• · The urgency of the concerns about the impact on the scheme’s budget of continuing high levels of uptake at the current tariffs, including any rush of new installations triggered by this consultation;
  • · The impact will only be on prospective FIT generators who will have 6 weeks notice from the date of consultation; and
  • · The reduced tariffs are still expected to provide a rate of return of 5% in most cases for well sited installations and 4.5% in the case of the tariffs for <4kW solar PV installations. The FITs scheme was never intended to provide windfall profits and in the current climate we regard these returns as reasonable.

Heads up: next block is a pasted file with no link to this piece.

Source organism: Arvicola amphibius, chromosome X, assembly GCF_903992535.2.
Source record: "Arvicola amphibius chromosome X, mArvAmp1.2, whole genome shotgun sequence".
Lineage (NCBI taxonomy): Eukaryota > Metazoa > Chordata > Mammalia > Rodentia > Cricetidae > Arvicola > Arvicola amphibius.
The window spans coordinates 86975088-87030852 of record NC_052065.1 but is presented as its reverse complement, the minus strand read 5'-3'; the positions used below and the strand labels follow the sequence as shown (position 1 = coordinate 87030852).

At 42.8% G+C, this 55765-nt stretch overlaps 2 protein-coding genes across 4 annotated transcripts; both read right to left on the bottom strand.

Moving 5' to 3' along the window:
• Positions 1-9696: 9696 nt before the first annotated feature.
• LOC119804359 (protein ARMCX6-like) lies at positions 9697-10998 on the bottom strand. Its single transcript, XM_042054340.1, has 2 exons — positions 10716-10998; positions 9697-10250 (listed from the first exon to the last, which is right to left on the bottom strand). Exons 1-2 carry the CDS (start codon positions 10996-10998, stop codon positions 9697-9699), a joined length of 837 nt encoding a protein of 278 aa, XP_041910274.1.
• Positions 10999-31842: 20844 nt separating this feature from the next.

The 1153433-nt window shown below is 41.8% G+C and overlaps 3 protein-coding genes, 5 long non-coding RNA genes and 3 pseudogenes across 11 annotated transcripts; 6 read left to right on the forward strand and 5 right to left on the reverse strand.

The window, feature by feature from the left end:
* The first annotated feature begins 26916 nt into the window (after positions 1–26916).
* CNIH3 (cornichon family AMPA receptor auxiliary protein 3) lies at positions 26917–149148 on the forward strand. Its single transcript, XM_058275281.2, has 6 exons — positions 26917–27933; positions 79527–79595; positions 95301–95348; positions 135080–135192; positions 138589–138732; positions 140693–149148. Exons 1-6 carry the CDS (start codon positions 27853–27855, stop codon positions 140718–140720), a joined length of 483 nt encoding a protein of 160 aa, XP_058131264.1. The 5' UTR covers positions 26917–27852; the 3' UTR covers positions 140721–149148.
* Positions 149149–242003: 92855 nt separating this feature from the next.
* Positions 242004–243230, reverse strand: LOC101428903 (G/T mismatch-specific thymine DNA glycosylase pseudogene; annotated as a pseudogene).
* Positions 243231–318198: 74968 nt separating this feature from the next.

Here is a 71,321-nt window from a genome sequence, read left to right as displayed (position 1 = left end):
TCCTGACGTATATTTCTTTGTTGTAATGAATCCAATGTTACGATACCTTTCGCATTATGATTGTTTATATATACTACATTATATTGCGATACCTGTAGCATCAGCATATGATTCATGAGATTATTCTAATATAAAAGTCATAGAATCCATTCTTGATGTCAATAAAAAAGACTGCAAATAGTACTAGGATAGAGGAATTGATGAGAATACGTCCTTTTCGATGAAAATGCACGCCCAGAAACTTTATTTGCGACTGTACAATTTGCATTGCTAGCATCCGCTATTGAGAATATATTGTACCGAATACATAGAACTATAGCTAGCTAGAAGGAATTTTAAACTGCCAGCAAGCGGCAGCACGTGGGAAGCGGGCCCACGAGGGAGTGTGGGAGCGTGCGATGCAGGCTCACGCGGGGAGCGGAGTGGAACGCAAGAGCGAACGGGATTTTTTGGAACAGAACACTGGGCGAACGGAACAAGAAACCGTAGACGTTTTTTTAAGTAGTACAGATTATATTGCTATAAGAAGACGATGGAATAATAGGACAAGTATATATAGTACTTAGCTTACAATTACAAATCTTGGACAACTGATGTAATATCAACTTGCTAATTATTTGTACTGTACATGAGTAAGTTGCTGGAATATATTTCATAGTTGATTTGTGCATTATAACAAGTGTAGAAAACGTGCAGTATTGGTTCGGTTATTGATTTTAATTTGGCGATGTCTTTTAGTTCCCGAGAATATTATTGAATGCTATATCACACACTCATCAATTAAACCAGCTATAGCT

I understand that this is not the answer that you were looking for and clearly the cut-off date being so close is a problem. However the Government have also raised the idea that the cut-off date may not apply. It states:

However, we will consider representations made during the consultation both as to (i) the principle of applying the lower tariff to new installations installed from a reference date (12 December 2011) that comes before the legal implementation of those tariffs (1 April 2012); and (ii) whether the proposed reference date should be 12 December 2011 or some other date.

The consultation closes on 23rd December 2011 and you would be more than welcome to make a representation. Whilst I appreciate that this reply is unsatisfactory I would like to draw your attention to the reasons behind the reduction in the FIT.